Indonesia, 12 cross-region countries agree to keep supply chains open

Top diplomats from 13 countries of a cross-regional network, including Indonesia, Singapore and Canada, have agreed on key principles of keeping transportation links and supply chains open to cushion the impacts of COVID-19 on global trade and economy.

Facilitated by Canada, the informal network called the International Coordination Group on COVID-19 (ICGC) consists primarily of half of the G20 countries — Brazil, France, Germany, Italy, Mexico, South Korea, Turkey and the United Kingdom — with the addition of Morocco, Peru and Singapore. It was recently established to look for a shared commitment to “promote and protect free trade” and other selected measures to tackle COVID-19.

The fresh declaration was made by foreign ministries of ICGC in a Friday evening teleconference, after it was deliberated at a recent senior officials meeting.

Going forward, Indonesian Foreign Minister Retno LP Marsudi said, any future cooperation “must be action-oriented” which would bring tangible benefits to the general public worldwide.

The declaration, despite its nature as a non-legally binding political declaration, aims at bolstering international norms and actions in handling the COVID-19 pandemic and to manage its social economic impacts. It identified a number of areas for concrete collaborative actions, outlining commitments to maintain an open flow of trade and investment, facilitate repatriation of stranded travelers, and to look for efforts to restore the post-pandemic global economy.

“We will continue to promote and protect free trade,”  the ministers said in the declaration, as quoted from a press statement on Saturday. “[…] and we agree that emergency measures designed to tackle COVID-19, if deemed necessary, must be targeted, proportionate, transparent and temporary, and that they do not create unnecessary barriers to trade or disruption to global supply chains, and are consistent with WTO [World Trade Organization] rules.”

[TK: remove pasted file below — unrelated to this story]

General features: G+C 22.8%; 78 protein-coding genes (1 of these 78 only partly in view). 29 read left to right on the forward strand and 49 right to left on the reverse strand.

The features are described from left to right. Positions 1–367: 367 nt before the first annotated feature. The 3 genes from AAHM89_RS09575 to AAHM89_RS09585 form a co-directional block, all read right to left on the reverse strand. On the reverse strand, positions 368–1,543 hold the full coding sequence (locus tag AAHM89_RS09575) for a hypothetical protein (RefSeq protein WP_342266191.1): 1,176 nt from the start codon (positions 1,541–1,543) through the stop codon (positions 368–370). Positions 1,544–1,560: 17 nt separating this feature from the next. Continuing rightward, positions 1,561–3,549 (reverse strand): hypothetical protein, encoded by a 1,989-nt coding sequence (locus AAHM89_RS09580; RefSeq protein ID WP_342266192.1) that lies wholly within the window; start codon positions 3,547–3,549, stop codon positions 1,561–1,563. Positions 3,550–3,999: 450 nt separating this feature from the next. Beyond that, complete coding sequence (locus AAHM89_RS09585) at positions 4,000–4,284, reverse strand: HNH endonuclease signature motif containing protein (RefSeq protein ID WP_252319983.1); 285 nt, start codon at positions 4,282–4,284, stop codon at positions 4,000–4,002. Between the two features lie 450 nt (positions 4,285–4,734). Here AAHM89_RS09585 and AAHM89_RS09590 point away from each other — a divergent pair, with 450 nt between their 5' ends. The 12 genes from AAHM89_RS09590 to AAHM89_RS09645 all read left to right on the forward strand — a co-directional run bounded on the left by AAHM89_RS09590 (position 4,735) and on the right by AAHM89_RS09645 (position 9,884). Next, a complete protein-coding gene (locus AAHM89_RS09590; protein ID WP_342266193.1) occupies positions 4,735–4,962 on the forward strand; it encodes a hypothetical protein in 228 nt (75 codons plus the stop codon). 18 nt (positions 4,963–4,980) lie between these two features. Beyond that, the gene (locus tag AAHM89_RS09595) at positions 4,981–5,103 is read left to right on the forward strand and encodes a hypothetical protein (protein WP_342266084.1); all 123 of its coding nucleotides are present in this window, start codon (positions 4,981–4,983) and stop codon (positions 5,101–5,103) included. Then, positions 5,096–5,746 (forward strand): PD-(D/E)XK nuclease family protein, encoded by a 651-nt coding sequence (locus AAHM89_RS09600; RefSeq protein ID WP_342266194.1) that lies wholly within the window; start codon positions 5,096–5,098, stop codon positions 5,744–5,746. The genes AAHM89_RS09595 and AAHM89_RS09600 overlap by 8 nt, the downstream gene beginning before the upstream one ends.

Singapore’s Foreign Minister Vivian Balakrishnan said on Facebook on Saturday that the ICGC ministers had reiterated the importance of maintaining global connectivity, “such as transport and supply chain links, which will help all our economies recover more quickly when the pandemic eventually subsides”.

The WTO had sounded the alarm on Wednesday that global trade could plummet by a third this year due to the coronavirus pandemic, warning the deepest recession “of our lifetimes” could be on the horizon.

North America and Asia would be hardest-hit and could see their exports plunge by 40 and 36 percent respectively, while Europe and South America could see declines of more than 30 percent, the WTO said. Keeping markets open to international trade and investment would help economies recover more quickly, we will see a much faster recovery than if each country goes it alone.

Following the declaration, the ICGC would now strongly advocate for other countries to take similar steps, with South Korea leading a conversation on best practices for emerging from the COVID-19 crisis.

“The COVID-19 pandemic is a global challenge. Maintaining strong coordination with our international partners is critical to mitigate the repercussions of the ongoing challenges we face,” Canada’s Foreign Minister François-Philippe Champagne said in a statement. “Keeping people, goods and services moving is key in both addressing these issues and ensuring the transition to a strong recovery.”

Source: Article by Dian Septiari, The Jakarta Post, 19 April 2020

Port of Genoa Control Tower Collapses Following Ship Collision

Prized location is not always practical. An Italian-flagged cargo ship crashed into a control tower at the Italian port of Genoa late Tuesday night, causing it to collapse. The 30,217 DWT Jolly Nero, a containership/ro-ro owned by Genoa-based Ignazio Messina & Co., slammed into the control tower at about 11 p.m. local time. Part of the 50-metre tower is said to have fallen into the water when it was hit by the Jolly Nero as the vessel was leaving the port for Sicily.

BBC reports that 3 people have been killed and others are injured. The report says that 10 people were in the tower at the time of the accident. According to Reuters, harbour officials confirmed on local television that 3 people were killed and 6 others injured. As many as 10 more may be missing, the report said. Two of the dead are believed to be harbour officials and the third was a pilot, local Primocanale quoted officials as saying. The Jolly Nero was under the control of two pilots and was leaving the port when the accident occurred. All that was left of the control tower was the exterior staircase, tilted on its side. The tower itself, which was located on the very edge of  the quay, was either in the water or in a heap of wreckage on the dock. The pictures below bear testimony of the tragedy. Source: gCaptain.com. Picture credits: Reuters and various.